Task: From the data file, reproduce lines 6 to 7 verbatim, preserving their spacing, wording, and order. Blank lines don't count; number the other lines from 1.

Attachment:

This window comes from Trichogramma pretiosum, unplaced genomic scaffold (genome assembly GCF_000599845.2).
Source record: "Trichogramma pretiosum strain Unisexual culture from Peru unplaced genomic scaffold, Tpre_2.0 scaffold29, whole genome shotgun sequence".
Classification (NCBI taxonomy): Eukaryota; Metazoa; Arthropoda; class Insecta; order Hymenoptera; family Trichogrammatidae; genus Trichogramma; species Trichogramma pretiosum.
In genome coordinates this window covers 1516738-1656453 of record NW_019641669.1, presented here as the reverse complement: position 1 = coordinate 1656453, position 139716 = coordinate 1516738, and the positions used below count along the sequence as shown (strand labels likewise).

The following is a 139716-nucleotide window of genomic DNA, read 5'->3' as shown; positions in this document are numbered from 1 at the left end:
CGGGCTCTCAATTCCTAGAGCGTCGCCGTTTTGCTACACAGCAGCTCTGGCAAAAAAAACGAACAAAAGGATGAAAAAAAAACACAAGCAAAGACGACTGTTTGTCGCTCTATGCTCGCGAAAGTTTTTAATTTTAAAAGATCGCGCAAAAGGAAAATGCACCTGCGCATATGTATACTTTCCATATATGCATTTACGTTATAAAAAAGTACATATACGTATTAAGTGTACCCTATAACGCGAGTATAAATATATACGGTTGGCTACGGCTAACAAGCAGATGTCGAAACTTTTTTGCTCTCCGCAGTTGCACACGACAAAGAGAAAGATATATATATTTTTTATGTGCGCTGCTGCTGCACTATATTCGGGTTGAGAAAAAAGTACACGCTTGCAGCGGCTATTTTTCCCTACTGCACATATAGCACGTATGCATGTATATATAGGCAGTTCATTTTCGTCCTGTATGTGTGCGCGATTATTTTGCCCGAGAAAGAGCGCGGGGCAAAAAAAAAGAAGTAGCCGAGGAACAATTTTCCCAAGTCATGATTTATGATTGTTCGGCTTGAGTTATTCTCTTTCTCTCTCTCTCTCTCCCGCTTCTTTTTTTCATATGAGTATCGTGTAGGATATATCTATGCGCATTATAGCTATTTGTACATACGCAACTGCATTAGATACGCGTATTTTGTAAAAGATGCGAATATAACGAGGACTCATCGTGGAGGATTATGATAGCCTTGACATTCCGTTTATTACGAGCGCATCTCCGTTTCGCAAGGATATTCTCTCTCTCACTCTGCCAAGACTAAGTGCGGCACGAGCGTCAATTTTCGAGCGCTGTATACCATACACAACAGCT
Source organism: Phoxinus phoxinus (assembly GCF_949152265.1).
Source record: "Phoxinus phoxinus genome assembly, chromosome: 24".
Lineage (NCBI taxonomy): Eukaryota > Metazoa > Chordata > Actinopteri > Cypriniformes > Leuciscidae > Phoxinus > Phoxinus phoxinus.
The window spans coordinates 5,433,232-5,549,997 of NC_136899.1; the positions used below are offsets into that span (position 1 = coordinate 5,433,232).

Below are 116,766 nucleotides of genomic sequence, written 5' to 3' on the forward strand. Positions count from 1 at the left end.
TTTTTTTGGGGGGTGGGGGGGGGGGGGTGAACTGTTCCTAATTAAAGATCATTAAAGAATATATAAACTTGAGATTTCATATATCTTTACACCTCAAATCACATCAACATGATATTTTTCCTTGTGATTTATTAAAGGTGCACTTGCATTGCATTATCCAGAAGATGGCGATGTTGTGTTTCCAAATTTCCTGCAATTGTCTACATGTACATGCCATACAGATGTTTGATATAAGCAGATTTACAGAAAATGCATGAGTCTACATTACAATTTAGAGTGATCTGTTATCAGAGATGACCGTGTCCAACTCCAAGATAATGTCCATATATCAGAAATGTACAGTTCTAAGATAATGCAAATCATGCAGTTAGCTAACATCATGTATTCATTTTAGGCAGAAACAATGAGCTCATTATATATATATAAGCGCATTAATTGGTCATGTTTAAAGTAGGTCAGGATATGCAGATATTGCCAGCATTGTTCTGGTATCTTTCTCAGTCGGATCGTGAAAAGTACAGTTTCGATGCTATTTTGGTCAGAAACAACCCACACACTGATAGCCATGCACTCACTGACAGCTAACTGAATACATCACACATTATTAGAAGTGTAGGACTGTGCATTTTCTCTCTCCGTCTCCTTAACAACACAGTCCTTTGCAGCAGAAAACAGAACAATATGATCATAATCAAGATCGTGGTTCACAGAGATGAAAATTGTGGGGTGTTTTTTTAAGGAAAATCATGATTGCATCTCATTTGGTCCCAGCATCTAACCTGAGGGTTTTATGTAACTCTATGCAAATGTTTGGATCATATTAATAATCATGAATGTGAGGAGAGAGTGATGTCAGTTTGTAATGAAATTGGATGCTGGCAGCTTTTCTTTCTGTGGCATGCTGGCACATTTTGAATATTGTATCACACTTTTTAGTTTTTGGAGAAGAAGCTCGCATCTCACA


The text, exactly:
CGGGCTCTCAATTCCTAGAGCGTCGCCGTTTTGCTACACAGCAGCTCTGGCAAAAAAAACGAACAAAAGGATGAAAAAAAAACACAAGCAAAGACGACTGTTTGTCGCTCTATGCTCGCGAAAGTTTTTAATTTTAAAAGATCGCGCAAAAGGAAAATGCACCTGCGCATATGTATACTTTCCATATATGCATTTACGTTATAAAAAAGTACATATACGTATTAAGTGTACCCTATAACGCGAGTATAAATATATACGGTTGGCTACGGCTAACAAGCAGATGTCGAAACTTTTTTGCTCTCCGCAGTTGCACACGACAAAGAGAAAGATATATATATTTTTTATGTGCGCTGCTGCTGCACTATATTCGGGTTGAGAAAAAAGTACACGCTTGCAGCGGCTATTTTTCCCTACTGCACATATAGCACGTATGCATGTATATATAGGCAGTTCATTTTCGTCCTGTATGTGTGCGCGATTATTTTGCCCGAGAAAGAGCGCGGGGCAAAAAAAAAGAAGTAGCCGAGGAACAATTTTCCCAAGTCATGATTTATGATTGTTCGGCTTGAGTTATTCTCTTTCTCTCTCTCTCTCTCCCGCTTCTTTTTTTCATATGAGTATCGTGTAGGATATATCTATGCGCATTATAGCTATTTGTACATACGCAACTGCATTAGATACGCGTATTTTGTAAAAGATGCGAATATAACGAGGACTCATCGTGGAGGATTATGATAGCCTTGACATTCCGTTTATTACGAGCGCATCTCCGTTTCGCAAGGATATTCTCTCTCTCACTCTGCCAAGACTAAGTGCGGCACGAGCGTCAATTTTCGAGCGCTGTATACCATACACAACAGCT
Source organism: Phoxinus phoxinus (assembly GCF_949152265.1).